Why Europe’s buildings can play a critical role in addressing the ongoing energy crisis

 

The ongoing war in Ukraine has brought suffering and tragedy on a scale many of us thought and hoped not to see in Europe in our lifetimes. It has also underscored the urgent need to tackle energy security and reduce reliance on fossil fuels on a global scale.

As a large exporter of fossil fuels, Russia has disproportionate control over global energy supply. In fact, the EU imports as much as 45% of its natural gas from Russia.

In the wake of the invasion, the EU has published a new energy plan called REPowerEU to address the crisis and move Europe’s energy systems towards a more resilient and green future that is far less reliant on Russian fossil fuels.

However, the role of buildings and infrastructure in addressing the crisis has been largely overlooked. Ahead of the final energy plan, to be released in the second half of May, WorldGBC is calling on the EU  to rectify this oversight, by drawing attention to how accelerating building renovation can massively reduce the EU’s energy consumption.

Buildings can play a central role in tackling the crisis

Governments and industry are currently scrambling to find alternative sources of energy, and the EU has just signed a deal with the US to import liquefied natural gas. But buildings all across Europe offer a hugely cost-effective way to bolster energy security.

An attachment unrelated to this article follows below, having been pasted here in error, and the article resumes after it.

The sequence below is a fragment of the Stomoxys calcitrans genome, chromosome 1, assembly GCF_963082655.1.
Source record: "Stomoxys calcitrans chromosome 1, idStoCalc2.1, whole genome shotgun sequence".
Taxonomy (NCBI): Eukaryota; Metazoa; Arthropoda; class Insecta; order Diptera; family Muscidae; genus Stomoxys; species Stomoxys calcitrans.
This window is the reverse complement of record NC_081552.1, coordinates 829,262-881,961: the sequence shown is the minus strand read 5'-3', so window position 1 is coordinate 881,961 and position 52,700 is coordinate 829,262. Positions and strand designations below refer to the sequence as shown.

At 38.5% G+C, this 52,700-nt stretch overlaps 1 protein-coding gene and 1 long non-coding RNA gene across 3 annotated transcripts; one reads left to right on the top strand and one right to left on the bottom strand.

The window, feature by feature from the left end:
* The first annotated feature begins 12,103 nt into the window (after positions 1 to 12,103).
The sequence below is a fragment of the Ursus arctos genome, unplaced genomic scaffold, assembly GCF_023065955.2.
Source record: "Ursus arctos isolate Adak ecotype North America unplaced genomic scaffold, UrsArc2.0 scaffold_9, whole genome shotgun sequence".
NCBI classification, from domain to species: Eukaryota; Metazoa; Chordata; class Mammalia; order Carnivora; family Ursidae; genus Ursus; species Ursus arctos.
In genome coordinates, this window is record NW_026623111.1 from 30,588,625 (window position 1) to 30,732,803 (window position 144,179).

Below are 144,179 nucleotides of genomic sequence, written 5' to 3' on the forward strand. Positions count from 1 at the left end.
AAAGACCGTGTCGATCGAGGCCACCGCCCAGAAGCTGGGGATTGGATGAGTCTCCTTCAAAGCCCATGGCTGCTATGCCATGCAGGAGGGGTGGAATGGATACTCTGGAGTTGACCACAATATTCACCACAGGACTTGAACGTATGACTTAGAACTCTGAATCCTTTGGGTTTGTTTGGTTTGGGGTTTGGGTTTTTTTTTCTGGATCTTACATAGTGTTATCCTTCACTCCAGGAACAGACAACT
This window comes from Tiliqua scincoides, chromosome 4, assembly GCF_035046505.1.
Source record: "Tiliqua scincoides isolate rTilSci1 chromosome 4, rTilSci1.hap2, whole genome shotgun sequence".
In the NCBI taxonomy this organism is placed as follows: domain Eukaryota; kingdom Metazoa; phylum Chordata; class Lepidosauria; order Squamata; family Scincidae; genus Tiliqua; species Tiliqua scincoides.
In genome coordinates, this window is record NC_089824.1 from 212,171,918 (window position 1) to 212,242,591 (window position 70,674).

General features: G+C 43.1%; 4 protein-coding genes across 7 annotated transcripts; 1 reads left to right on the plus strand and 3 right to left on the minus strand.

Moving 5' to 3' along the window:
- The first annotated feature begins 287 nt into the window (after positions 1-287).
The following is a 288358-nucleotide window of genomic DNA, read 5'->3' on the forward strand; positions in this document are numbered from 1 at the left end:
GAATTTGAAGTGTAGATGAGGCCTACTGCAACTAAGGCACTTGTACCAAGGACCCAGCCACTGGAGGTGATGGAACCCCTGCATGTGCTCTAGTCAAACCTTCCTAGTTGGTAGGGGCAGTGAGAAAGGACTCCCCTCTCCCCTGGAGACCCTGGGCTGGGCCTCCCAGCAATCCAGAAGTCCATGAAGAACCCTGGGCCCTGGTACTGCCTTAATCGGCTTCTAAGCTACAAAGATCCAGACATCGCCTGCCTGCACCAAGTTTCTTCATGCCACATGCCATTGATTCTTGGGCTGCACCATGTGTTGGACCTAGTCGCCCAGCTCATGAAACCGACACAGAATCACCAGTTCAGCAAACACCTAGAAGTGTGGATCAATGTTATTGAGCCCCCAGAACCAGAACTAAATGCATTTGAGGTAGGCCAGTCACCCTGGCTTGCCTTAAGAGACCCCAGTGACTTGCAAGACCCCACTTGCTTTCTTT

An increase in efficiency in our buildings reduces reliance on external resources and unlocks additional benefits such as more comfortable homes and improved indoor air quality; a factor that has been spotlighted since COVID-19. And of course lowering energy bills is particularly important as homeowners across Europe are grappling with soaring energy prices caused by the crisis. 

Buildings account for 40% of Europe’s energy consumption, and it has been estimated that as many as 97% of Europe’s buildings require upgrades to improve their energy efficiency. The expertise and technology to do so is widely available right now, making building renovation one of the most important and most readily implementable solutions to address this emergency.

A major renovation programme can also help address some of Europe’s other pressing social challenges. For example it helps tackle energy poverty; a reality faced by an estimated 36 million people in the EU who cannot afford to keep their homes adequately heated.

The economic benefits for communities don't stop there. Through these investments, jobs are created and local businesses employed. In fact, it has been calculated that for every €1 million invested in energy renovation of buildings, an average of 18 jobs are created in the EU.

WorldGBC is working with its network to accelerate action